The mistreatment of minorities in America has transversed many centuries. A friend of mine, Aryana Rhodes, has witnessed it firsthand.

Aryana and I attend the same high school in Chicago, but Aryana lived in Texas for three years, where she witnessed the use of excessive force by a white cop, Eric Casebolt, at a pool party, against a 15-year-old African American female, Dajerria Becton.

It was June 2015, when the incident happened, and here is Aryana’s side of it:

“It all started with the pool security, they claimed that we weren’t allowed to have more than 3 kids per key card, and my mom knew this wasn’t true because she has five children in her household and there was never a problem with all of us going to the pool. Then they said that there were no pool parties allowed because it’s a gated community, but they didn’t say anything to the white family that was having a pool party.” said Aryana.

“A man that lived in the neighborhood called the cops and said ‘a bunch of black kids are invading a gated community pool’, so when the cops came they targeted all the black kids.”

“ When all of the officers started arresting everyone there, many people tried to walk away from the scene, but one of the officers swung Dejarria down. So Dejarria was basically like ‘this isn’t fair’ and that’s when the cop swung her on the ground and starting sitting on her.”

A teenager who was at the pool party recorded the incident.

When the footage first starts, two officers can be seen sprinting towards the group of teenagers who were standing, and one can be seen doing an unnecessary tuck and roll move. 

It can also be seen in the footage that when the police arrived, many African -American boys were ordered to lie on the ground and were cuffed, yet they were simply standing outside. The graphic image of Casebolt grabbing Dajerria by her arm  and  throwing her on the ground  really caused outage in the black community. Casebolt then proceeded to repeatedly throw Dajerria on the ground, even though she was complying, and started to sit on her back as she lie still on the ground.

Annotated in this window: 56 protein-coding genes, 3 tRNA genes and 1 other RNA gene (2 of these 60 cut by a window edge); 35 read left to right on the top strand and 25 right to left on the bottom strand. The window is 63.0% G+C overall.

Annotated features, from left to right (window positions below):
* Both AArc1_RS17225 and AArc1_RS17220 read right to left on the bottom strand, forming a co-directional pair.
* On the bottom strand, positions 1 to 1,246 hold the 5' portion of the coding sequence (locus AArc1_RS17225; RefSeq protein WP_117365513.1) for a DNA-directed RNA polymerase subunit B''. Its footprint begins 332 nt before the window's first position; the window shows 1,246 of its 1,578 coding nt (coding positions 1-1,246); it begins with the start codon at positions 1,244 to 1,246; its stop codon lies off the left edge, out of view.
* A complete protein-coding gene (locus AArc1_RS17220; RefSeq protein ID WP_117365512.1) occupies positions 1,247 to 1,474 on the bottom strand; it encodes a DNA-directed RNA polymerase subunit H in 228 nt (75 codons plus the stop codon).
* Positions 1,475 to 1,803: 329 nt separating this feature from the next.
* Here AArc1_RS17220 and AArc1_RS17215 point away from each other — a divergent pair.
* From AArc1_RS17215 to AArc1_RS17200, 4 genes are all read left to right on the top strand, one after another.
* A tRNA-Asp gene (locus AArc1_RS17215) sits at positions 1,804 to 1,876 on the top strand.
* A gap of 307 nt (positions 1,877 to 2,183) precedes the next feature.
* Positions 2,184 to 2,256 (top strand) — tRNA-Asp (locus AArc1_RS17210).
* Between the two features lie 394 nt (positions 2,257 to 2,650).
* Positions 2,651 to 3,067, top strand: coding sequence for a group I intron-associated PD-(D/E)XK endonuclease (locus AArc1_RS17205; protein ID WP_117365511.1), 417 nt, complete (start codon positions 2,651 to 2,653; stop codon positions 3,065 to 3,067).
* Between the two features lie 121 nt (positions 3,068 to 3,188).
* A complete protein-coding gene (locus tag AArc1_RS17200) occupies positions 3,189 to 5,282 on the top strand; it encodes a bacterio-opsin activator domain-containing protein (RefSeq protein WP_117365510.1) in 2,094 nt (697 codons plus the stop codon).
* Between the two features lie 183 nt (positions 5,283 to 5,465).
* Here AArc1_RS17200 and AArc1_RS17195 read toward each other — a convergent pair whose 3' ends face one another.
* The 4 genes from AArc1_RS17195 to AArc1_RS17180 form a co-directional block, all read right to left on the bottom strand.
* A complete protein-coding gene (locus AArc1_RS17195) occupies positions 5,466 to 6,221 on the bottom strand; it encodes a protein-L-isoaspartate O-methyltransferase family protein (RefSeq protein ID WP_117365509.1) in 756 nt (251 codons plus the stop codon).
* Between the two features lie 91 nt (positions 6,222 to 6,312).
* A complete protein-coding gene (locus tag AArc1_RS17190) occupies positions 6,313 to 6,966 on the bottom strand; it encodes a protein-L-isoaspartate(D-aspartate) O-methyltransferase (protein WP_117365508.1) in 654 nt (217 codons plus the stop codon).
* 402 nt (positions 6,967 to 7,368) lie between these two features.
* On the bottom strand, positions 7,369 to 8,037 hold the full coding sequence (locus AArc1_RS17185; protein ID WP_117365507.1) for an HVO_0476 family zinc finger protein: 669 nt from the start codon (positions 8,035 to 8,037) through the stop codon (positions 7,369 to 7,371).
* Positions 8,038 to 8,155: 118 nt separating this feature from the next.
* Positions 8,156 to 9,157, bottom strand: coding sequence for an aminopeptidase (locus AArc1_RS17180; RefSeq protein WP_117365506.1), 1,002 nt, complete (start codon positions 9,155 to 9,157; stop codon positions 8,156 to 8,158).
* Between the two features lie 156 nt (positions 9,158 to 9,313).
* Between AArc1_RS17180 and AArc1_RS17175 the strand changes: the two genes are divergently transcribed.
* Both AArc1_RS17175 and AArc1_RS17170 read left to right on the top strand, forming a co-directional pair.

When an African-American male walked towards Casebolt sitting on Dajerria to tell him that she couldn’t breathe, Casebolt then pulled his gun and chased off the boy holding the gun loosely in one hand.

“I do feel like it was a racial attack,” said Aryana.

I think the whole protocol was messy and unnecessary, no questions were asked, there was no violence taking place when the police arrived on the scene, yet force was used.

“The boy that was recording was Caucasian and the police only told him to back up while he was shoving Dajerria’s head into the ground,” said Aryana.

Officer Casebolt, thankfully, was fired four days after the incident occurred. Incidents like this prove that police need proper training on how to approach situations without using such force, especially on teenagers. More extreme cases, such as unarmed African-Americans being killed by white cops, exhibit why it’s important to have the BLM (Black Lives Matter) movement. Eric Garner, Michael Brown, Tamir Rice, Ezell Ford, and Rodney King are all names of just a few African American who were unarmed, yet died at the hands of the police. Racial stereotypes should not be a factor in the protocol that police follow when arresting an individual. We as Americans need to acknowledge that unarmed citizens shouldn’t be getting killed by the force that is supposed to protect us.

“Black Lives Matter is a movement to make us [African-Americans] known and seen as humans, and not criminals or savages,” said Aryana.

It is important for us to address the ongoing issue of police brutality, and the privileges that the police have. Instead of immediately pulling out a weapon and using force unncessarily, officers should be trained to use methods to calm the person or result or use a Taser before their gun. Many officers seem to panic when they’re confronted with a simple problem. For example, police officer Jeronimo Yanez shot and killed Philando Castile after Castile announced that he was going to pull out his wallet. He even told Yanez that he was licensed to carry a weapon. Castile was bleeding in the car while his girlfriend recorded the shooting, Yanez still pointed the gun at him after he shot Castile while Castile’s daughter was in the back seat witnessing the whole scene.

Police officers are becoming the suspects themselves while we become their victims.